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J Clin Microbiol. 2001 Feb;39(2):613-7.

Comparison of various sample preparation methods for PCR diagnosis of visceral leishmaniasis using peripheral blood.

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Laboratoire de Parasitologie-Mycologie et Centre National de Référence sur les Leishmanioses, Centre Hospitalier Universitaire, Faculté de Médecine, Montpellier, France.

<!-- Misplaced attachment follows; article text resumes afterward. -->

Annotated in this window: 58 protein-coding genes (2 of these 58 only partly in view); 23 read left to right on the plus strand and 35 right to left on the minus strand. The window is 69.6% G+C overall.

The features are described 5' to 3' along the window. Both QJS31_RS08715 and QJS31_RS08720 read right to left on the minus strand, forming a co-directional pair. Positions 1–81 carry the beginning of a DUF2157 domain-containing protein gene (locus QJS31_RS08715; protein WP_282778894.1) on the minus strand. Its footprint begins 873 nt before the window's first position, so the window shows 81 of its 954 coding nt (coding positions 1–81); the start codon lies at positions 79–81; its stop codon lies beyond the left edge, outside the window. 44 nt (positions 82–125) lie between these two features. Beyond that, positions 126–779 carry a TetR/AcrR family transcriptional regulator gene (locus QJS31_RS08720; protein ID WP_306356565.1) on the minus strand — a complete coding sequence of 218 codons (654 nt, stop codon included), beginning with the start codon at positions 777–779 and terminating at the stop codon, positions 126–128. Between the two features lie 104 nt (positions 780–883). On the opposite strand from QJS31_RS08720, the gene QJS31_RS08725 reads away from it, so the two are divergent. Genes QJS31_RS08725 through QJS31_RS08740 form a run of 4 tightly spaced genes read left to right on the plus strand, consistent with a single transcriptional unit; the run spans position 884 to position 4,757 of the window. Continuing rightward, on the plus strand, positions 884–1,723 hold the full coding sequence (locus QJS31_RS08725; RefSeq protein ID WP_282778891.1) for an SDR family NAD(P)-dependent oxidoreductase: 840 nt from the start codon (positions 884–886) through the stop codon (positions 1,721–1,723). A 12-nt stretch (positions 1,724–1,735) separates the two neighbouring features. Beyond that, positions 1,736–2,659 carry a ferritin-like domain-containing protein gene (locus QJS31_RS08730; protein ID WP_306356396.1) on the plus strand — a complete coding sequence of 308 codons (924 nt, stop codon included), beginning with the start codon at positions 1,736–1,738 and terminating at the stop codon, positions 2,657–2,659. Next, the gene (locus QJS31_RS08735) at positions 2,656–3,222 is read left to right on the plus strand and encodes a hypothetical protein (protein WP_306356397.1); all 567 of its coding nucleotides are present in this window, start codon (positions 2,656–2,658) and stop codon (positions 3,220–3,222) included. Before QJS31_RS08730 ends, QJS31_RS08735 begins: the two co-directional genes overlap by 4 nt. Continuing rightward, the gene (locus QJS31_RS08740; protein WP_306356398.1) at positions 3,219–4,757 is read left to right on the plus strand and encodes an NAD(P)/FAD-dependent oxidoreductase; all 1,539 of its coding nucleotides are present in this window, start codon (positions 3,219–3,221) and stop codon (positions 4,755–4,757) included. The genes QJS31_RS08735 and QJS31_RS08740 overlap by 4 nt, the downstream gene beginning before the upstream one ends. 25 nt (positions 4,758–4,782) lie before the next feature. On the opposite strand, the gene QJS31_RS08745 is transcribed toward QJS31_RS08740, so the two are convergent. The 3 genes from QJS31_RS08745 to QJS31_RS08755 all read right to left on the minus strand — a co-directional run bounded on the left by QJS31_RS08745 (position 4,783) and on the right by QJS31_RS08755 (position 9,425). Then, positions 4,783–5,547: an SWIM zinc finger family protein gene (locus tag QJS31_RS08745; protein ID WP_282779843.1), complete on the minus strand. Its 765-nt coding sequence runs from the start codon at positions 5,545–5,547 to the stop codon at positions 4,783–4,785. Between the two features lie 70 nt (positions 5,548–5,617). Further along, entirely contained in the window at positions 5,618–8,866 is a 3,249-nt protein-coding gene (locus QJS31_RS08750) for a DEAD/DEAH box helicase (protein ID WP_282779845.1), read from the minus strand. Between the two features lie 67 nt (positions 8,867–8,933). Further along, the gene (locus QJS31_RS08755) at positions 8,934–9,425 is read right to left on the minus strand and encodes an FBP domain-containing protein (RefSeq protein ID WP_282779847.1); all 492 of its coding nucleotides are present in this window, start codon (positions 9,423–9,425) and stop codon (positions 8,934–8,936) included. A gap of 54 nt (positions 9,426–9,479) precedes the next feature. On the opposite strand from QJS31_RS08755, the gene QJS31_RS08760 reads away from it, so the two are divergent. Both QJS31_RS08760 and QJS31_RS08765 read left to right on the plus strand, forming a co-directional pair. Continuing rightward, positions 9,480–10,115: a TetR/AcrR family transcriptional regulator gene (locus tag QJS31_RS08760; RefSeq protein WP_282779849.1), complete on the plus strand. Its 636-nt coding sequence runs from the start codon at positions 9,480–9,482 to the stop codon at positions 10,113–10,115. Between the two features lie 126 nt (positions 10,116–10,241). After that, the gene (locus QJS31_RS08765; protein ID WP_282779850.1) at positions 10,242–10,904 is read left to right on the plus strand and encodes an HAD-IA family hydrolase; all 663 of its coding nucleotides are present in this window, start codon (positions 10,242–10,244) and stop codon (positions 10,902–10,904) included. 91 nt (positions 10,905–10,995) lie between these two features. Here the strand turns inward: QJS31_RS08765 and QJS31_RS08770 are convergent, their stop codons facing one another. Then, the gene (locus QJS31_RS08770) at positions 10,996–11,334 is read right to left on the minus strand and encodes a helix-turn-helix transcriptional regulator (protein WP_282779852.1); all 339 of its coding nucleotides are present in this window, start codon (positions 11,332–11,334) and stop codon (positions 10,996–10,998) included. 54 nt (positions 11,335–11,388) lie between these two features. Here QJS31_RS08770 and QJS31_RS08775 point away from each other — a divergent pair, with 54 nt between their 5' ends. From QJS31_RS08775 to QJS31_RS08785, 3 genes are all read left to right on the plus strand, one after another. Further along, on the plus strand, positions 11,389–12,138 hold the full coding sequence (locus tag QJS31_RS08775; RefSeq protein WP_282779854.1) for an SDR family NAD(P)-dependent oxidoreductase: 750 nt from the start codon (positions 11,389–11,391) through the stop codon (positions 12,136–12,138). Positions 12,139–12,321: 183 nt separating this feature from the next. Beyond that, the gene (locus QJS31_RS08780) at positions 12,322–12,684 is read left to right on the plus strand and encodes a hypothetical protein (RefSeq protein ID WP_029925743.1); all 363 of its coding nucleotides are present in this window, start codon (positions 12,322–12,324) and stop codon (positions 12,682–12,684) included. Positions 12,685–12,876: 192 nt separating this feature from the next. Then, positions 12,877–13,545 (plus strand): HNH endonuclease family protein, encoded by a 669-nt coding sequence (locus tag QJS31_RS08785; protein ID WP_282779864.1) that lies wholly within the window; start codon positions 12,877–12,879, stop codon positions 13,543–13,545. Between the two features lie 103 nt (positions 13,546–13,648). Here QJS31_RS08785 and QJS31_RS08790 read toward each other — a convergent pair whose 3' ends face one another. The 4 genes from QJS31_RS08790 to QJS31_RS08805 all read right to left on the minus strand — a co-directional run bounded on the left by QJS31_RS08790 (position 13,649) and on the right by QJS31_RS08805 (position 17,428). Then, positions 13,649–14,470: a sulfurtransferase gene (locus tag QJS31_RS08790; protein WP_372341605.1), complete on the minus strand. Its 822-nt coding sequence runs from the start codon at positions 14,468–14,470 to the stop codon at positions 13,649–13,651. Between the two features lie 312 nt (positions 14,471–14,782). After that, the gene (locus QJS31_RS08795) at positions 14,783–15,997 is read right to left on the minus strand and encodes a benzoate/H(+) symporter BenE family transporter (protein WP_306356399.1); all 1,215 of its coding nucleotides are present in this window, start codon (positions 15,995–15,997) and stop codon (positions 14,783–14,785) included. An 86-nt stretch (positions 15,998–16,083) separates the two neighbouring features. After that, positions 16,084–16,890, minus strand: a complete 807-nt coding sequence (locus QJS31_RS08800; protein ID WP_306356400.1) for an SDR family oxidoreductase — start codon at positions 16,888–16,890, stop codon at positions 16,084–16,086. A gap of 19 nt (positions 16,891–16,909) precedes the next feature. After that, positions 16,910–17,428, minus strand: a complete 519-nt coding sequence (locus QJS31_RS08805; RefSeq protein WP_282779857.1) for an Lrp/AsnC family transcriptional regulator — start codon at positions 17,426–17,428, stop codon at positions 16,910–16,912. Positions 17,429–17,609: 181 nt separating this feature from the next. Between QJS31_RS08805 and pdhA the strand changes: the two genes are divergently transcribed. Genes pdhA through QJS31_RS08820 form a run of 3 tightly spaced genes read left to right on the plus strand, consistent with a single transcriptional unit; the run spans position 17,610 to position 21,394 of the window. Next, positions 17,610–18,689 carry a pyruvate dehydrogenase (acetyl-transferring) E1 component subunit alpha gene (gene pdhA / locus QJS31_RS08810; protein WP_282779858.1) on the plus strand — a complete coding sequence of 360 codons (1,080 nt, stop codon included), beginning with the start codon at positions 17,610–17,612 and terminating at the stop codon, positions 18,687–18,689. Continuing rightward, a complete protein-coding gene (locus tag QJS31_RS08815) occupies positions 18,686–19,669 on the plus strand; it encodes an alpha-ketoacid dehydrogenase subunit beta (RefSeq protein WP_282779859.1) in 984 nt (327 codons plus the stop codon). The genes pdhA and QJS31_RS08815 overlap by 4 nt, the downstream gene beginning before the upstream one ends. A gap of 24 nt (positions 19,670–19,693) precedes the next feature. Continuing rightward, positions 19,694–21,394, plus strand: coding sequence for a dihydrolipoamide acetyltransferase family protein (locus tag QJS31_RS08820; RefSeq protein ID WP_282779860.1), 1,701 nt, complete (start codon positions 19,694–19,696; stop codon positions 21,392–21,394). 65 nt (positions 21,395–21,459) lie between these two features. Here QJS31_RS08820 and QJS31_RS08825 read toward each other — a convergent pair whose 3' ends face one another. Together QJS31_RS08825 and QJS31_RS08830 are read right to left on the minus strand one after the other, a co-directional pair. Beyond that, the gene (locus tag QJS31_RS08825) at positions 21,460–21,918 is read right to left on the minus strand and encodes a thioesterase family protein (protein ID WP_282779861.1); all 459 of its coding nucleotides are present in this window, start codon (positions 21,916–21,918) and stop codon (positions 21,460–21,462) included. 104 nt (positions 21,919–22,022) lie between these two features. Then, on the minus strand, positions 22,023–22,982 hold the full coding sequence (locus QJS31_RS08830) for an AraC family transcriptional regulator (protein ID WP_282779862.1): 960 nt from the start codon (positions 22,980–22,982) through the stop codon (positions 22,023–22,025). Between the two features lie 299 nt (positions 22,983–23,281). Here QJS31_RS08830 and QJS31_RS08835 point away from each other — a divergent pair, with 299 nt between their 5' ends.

We have compared various sample preparation methods for the PCR diagnosis of visceral leishmaniasis (VL) using peripheral blood samples and tested the influence of these protocols upon sensitivity. Four methods of lysis-DNA extraction were used with two types of blood samples: whole blood (WB) and buffy coat (BC). Comparisons were first carried out with seeded samples at various parasite concentrations. At high concentrations (> or = 1,000 parasites/ml), there were no significant differences in PCR sensitivity among the methods tested. At concentrations of < or = 100 parasites/ml, proteinase K (PK)-based methods proved clearly superior to guanidine-EDTA-based methods. Moreover, a 10-fold increase in sensitivity was observed for BC over that for WB. Thus, the best sensitivity was obtained with the BC prepared with PK-based methods. With this combination, the PCR reliably detected 10 parasites/ml but was inconsistent when the sample contained 1 parasite/ml of blood. The methods that yielded the highest sensitivities were evaluated with seven dogs and four human VL patients. Again, the utilization of the BC prepared with PK-based methods gave the best results. The optimization of each step of the assay (sample preparation, DNA extraction, and PCR conditions) yielded a highly sensitive tool for the diagnosis of VL using patient blood, thus avoiding more invasive diagnostic procedures and allowing the detection of low parasitemia during posttherapeutic follow-up.

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